It's been a bit quiet around SASWS this week, though that certainly isn't a reflection of life being calm or slow-paced. It's taken me some time to get in the swing of things after saying goodbye to my grandmother last weekend. I want to sincerely thank all of you who emailed, Facebooked, commented, and texted regarding my grandmother's passing. I have spent the last two weeks thinking of how I wanted to honor her amazing life on this blog, and after spending quite a bit of time thinking about it, I've realized it's okay for me keep things simple. My Grammy was an incredible woman. She was thoughtful, passionate, and kind. She was intelligent, driven, and a little bit sassy. She said what she meant, and she had an incredible ability to remember life's littlest moments. She graduated with a college degree in the 1940s, setting a wonderful example for so many women. She waited for my granpa as he served in World War II, eventually marrying him and honeymooning in Chicago. She raised three boys, had five grandchildren and three great grandchildren. She was a big believer in snail mail and a passionate lover of purple. She was an avid weather watcher and a collector of way too many things. She played the piano and called me "Princess" in nearly every phone conversation. She made happy birthday phone calls every year without fail and sent the most talked about camp care packages. She was proud of me for being the first Ph.D in the family, constantly calling to ask about coursework and dissertation progress. She loved my granpa with all her might, sharing 67 years of marriage with her longtime sweetheart. She set a wonderful example of true and unfailing love, and she will be missed beyond belief.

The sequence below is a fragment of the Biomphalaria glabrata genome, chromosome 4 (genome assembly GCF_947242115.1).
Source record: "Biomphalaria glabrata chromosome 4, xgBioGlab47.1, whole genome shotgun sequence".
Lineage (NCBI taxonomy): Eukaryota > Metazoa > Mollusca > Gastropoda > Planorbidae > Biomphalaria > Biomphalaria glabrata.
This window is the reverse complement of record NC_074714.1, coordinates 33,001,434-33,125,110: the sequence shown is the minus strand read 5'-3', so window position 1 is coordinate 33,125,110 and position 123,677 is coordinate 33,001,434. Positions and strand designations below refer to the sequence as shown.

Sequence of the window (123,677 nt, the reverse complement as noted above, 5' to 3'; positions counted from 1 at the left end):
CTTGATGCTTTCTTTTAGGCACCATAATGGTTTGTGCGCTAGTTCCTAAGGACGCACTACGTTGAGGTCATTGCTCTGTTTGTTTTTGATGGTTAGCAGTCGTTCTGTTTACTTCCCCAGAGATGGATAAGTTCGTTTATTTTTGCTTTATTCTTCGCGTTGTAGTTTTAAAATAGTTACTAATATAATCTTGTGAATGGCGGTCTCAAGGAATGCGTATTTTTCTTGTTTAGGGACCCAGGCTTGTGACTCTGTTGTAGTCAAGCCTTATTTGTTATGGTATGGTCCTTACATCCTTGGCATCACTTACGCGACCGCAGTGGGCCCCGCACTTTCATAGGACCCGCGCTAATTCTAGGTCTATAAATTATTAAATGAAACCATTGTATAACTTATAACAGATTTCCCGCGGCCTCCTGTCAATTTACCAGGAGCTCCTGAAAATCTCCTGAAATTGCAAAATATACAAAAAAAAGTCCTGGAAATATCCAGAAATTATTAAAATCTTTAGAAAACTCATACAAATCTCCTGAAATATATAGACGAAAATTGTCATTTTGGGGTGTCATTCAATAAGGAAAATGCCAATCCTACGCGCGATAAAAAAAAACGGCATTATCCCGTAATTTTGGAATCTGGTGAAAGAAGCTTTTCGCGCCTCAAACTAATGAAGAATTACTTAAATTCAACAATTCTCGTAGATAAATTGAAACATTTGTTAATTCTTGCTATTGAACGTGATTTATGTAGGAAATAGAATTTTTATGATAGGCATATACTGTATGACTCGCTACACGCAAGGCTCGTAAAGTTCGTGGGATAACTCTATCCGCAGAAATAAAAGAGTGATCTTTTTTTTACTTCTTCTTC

As we gathered last weekend in Ohio, I was reminded just how many people knew and loved her. It was so comforting to meet people in their small town, sharing their favorite stories of her. The owner of the old-time five and dime, longtime friends of my dad and uncles, and friends of her and my granpa. Even the news anchors recognized her passing on air. At her funeral, we all wore purple as a way to pay tribute to her incredible life. We cried and laughed, remembering special times and sharing treasured stories. It was particularly fascinating to see pictures and hear stories from her younger days, a time when I of course did not know her. In the last years of her life, when I became more aware of her age and health, I pushed myself to ask questions, hear stories, and soak up details about her and my granpa's early years together. I'm particularly grateful for those memories now that she is gone. She was a beautiful woman, inside and out, and I'm so grateful to be her granddaughter.
Thank you again for your kind and thoughtful words of support; they mean so much to me and my family. I couldn't help but share a few pictures of pictures, taken over the weekend in Ohio. The first and last pictures might be my most favorite. Have a wonderful week and hug those most dear to you.